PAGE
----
In 2010, Neil Gaiman started a tradition, All Hallow’s Read. “All Hallow’s Read is a Hallowe’en tradition. It’s simply that in the week of Hallowe’en, or on the night itself, you give someone a scary book.”
Here, you can watch Neil Gaiman explain it himself, with bonus zombies:
I love Halloween. You know how some people have small decorative Christmas villages with working lights and everything? We have a Halloween village. It’s going to get set up today, though the rest of the Halloween decorations usually wait a few weeks until Thanksgiving.
So I’m not going to wait until the week of Halloween to start recommending my favourite scary books. I’ll be posting a book twice a week, on Tuesdays and Thursdays.
It seems fitting to start off with a Neil Gaiman book. Coraline is a book for children, and the older you are, the scarier it seems to get.
“Coraline discovered the door a little while after they moved into the house . . .”
The door once led to a room, but when the old house was converted into flats the doorway was bricked up. That is, until the day a curious little girl named Coraline sneaks the key from her distracted mother, opens the door . . . and enters an alternate universe, where dogs eat nothing but chocolate, cats can talk, and she is greeted enthusiastically by her Other Parents.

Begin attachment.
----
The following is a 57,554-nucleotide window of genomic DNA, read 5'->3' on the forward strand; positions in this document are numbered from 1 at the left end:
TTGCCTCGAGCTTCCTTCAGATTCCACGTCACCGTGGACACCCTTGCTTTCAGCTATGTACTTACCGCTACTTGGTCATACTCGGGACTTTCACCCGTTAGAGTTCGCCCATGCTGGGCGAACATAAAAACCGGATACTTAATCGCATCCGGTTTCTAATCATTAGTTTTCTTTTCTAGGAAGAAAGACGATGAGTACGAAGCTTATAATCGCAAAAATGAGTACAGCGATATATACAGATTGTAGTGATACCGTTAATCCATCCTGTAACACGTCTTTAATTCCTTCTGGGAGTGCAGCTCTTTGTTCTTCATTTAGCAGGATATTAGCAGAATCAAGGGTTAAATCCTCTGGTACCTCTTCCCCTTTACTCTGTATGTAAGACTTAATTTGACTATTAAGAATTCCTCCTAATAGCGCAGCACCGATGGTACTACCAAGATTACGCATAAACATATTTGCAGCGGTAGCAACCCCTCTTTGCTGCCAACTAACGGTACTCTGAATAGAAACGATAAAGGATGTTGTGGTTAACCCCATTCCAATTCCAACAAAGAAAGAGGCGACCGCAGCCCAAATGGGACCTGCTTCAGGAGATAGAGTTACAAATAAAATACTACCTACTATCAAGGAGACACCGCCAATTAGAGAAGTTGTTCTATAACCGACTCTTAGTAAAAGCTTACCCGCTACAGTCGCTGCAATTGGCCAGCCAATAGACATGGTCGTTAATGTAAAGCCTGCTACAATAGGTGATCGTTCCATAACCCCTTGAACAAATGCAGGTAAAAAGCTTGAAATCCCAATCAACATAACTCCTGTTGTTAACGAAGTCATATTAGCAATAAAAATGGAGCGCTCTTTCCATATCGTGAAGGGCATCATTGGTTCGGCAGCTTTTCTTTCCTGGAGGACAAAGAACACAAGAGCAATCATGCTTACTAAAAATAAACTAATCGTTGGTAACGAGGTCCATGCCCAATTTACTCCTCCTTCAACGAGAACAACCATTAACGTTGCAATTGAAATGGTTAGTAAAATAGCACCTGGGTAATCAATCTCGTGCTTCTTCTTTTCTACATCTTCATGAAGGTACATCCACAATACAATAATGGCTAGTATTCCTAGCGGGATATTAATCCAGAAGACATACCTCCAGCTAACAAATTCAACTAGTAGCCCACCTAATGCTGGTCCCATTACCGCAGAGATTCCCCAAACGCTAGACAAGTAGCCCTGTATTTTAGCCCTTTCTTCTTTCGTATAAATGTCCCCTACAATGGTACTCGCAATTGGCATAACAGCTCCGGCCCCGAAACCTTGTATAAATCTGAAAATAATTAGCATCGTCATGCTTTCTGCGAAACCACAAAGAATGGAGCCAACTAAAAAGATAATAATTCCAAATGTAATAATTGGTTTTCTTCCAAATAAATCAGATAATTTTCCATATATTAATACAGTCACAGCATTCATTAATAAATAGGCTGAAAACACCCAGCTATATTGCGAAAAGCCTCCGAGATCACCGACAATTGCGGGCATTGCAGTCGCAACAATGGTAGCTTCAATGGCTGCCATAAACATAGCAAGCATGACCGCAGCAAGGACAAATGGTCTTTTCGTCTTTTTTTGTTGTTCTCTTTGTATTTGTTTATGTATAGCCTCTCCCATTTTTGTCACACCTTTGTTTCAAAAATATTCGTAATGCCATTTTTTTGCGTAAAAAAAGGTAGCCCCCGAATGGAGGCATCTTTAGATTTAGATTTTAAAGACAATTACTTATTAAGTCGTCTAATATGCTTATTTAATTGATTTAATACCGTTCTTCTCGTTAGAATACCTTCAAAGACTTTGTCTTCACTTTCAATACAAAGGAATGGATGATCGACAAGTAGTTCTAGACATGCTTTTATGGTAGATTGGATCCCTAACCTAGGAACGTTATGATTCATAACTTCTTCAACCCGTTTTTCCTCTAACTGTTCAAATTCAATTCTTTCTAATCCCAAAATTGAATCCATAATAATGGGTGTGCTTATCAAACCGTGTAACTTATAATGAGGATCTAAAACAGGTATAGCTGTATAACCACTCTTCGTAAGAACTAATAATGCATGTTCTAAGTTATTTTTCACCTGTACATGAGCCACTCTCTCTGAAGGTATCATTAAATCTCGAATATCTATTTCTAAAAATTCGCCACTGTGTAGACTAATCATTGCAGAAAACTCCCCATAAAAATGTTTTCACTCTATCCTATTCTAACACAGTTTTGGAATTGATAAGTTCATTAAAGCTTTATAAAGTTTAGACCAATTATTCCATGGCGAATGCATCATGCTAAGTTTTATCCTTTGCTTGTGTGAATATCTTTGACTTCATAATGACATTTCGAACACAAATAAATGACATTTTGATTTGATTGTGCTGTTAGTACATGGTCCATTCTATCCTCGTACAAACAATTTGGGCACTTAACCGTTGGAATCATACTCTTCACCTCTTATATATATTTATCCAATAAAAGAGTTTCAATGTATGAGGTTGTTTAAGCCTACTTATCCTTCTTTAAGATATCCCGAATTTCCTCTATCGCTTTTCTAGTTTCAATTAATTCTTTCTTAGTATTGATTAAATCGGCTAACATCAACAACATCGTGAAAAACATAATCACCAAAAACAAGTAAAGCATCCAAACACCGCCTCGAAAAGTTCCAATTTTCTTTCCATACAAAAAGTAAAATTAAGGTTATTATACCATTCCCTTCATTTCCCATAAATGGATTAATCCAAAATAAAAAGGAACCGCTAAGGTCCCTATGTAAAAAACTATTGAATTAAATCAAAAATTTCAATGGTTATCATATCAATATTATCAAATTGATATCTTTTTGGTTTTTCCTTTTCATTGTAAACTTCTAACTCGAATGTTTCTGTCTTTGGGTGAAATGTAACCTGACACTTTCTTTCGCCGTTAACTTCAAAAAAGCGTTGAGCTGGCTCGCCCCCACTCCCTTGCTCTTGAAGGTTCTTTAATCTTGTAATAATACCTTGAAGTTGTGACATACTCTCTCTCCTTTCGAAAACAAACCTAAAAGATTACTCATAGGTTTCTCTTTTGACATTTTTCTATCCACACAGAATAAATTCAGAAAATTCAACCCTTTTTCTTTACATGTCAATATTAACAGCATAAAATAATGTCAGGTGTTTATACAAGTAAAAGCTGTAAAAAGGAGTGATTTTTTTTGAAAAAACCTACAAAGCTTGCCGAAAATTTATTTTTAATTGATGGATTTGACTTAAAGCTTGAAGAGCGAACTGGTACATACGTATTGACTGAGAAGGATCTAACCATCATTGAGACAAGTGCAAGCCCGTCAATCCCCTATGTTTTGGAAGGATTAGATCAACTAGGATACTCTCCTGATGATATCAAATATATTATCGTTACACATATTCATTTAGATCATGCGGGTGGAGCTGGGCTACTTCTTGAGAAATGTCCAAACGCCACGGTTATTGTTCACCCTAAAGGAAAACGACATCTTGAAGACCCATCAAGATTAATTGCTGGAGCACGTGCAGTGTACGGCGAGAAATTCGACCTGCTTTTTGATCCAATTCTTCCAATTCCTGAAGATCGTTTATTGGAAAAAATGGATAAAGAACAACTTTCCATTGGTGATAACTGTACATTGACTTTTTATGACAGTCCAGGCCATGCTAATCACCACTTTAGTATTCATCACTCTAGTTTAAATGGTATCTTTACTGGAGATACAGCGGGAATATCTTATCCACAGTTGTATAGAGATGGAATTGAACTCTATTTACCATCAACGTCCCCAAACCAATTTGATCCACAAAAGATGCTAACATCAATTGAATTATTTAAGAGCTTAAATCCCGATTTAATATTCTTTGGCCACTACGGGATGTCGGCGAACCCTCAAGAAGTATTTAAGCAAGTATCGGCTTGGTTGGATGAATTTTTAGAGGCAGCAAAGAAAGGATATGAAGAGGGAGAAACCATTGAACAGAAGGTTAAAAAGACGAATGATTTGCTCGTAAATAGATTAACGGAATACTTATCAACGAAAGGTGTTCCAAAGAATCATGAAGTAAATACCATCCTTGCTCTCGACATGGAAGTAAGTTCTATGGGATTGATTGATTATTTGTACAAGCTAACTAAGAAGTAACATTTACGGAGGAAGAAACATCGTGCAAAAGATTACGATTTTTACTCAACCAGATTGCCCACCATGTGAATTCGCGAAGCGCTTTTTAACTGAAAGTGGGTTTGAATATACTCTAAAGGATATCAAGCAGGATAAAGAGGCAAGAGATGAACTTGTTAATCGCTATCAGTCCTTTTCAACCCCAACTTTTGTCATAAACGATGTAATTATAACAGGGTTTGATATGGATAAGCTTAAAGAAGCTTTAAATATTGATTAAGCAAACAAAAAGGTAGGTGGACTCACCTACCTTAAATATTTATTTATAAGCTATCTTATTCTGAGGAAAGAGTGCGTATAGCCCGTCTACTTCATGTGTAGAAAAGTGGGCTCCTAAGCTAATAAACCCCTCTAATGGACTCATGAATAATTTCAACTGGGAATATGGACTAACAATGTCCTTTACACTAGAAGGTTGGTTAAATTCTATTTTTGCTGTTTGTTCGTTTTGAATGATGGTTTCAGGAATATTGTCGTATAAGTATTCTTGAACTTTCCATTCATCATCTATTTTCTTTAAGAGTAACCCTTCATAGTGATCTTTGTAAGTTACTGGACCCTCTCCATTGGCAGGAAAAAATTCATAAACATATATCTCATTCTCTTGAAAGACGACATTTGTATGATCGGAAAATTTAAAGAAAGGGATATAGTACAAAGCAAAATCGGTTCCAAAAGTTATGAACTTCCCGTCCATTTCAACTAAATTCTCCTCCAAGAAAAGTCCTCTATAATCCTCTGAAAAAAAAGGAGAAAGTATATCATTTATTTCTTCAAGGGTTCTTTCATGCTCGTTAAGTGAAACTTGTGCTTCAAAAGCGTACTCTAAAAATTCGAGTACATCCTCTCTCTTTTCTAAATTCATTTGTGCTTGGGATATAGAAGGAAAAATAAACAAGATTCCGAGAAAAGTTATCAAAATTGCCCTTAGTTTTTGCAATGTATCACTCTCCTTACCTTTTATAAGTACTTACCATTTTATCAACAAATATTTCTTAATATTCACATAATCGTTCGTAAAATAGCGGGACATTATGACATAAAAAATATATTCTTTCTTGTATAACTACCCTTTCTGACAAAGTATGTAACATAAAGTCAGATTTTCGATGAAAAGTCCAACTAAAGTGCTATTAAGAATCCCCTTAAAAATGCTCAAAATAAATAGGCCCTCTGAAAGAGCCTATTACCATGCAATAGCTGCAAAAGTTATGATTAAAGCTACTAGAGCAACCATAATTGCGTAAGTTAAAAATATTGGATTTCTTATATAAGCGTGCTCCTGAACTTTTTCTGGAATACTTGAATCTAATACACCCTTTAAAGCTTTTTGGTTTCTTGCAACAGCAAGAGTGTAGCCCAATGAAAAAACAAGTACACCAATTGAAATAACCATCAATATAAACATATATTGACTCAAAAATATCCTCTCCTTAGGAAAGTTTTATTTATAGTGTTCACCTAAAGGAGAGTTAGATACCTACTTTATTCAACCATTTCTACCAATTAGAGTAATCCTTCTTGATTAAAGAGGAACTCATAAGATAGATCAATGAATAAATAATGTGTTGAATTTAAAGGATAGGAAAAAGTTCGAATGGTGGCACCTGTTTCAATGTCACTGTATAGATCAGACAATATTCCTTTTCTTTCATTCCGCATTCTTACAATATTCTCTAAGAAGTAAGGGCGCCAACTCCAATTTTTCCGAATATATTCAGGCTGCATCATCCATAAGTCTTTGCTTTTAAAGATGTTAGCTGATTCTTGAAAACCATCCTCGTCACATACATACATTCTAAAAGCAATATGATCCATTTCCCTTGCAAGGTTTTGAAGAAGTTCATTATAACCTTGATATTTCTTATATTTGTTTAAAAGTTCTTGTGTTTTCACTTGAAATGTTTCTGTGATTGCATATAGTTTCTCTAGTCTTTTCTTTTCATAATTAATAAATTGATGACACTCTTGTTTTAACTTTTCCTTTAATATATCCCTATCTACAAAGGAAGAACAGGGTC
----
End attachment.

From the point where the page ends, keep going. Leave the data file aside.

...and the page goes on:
Her Other Mother looks quite a bit like her own mother — except for the long spindly fingers and shiny black button eyes — but it’s her disposition that is most remarkable. Where her real mother always seemed too busy for Coraline, her Other Mother is attentive and affectionate. She cooks delicious meals, showers the little girl with praise, and asks Coraline to stay with her forever.
But Coraline misses her real parents — tiresome as they sometimes are — and insists on returning to the real world. There, she finds her parents trapped in the hallway mirror, victims of her Other Mother’s evil spell. Now she must take a dangerous journey back into the other world . . . or risk never seeing her parents again!
The black button eyes, to this day, freak me out. I have a thing about eye trauma. And it’s one of those stories where you think you understand what’s going on, but the next second, everything is foreign and different again.